Specialization in Forensic Science Administration
Applications for the MSCJA programs are not being accepted at this time.
Loyola’s specialization in Forensic Science Administration builds on the strategies needed to bridge the gap between science and justice.
In the world of forensics, facts and undeniable evidence are critical. You know how to find the answers, but need the administrative strategies and skillset to be the one your organization relies on to lead forensics teams and manage upper-level administrative duties.
Curriculum that strengthens your leadership skills to direct investigations from the crime scene to the courtroom
Designed in response to the growing need for leadership in forensics, the Forensic Science Administration specialization appeals to both public and private sector practitioners working in the field.
The online specialization in Forensic Science Administration is 36 credit hours and develops critical knowledge and skills, including:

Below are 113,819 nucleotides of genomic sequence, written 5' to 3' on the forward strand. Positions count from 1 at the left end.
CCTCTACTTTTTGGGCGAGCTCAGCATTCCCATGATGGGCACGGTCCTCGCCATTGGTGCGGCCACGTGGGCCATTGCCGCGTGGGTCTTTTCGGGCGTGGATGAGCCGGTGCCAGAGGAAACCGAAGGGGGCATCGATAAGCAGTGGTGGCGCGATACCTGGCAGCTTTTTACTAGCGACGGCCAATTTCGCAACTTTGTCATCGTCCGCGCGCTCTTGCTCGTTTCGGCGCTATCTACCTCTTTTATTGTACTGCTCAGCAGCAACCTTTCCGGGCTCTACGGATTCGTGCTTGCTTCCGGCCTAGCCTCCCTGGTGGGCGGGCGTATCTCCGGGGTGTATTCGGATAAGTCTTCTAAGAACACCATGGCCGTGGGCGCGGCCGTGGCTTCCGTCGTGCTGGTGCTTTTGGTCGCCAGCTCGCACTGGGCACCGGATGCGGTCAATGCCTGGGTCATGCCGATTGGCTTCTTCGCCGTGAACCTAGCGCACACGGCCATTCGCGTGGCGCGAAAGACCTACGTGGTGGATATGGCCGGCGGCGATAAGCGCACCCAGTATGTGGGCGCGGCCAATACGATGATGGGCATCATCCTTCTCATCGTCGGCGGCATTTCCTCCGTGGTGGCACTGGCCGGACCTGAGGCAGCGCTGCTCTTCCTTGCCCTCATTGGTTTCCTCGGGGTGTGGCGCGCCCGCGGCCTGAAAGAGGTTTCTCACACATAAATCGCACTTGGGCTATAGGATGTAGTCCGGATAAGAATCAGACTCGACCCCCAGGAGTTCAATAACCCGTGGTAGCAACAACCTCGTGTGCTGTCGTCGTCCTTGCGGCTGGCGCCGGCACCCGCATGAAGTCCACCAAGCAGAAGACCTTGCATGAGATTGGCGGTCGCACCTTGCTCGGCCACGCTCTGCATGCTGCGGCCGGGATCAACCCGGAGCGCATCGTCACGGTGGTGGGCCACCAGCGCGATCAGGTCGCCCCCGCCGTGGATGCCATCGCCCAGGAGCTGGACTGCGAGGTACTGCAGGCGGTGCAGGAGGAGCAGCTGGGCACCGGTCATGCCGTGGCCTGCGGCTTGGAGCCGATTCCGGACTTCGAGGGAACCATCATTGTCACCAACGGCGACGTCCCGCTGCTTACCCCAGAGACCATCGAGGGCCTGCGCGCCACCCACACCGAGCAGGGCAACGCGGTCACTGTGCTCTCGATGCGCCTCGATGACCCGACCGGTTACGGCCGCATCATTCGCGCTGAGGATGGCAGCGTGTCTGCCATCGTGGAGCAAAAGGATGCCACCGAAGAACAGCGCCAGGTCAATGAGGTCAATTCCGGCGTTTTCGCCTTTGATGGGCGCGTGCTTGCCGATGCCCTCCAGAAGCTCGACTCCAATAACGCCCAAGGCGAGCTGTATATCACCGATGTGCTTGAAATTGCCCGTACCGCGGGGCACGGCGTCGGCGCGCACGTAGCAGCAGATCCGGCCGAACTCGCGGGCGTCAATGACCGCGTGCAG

Careers in Forensic Science Leadership
This growing field is in great need of skilled forensic science practitioners and law enforcement personnel with management-level administrative skills. The specialization in Forensic Science Administration helps those with a law enforcement or scientific background to advance to higher positions, such as:
Top Ranked for a Reason
Loyola University New Orleans' Criminal Justice programs have helped law enforcement agents gain the most sought-after skills and knowledge for decades. Now offered in a fully online format, our online programs have been given top rankings and are taught by the same experienced professionals as campus-based courses. Plus, the convenience and flexibility of online learning allows you to keep your job and learn… whenever it’s best for you!
Learn more about specializing in Forensic Science Administration today! Click here to request more information today.
*Ranked 9th in Regional Universities of the South
Ranked 9th in Great Schools, Great Prices Category
Listed among the Top 10 Regional Universities in the South for the last 22 years (US News & World Report, 2013)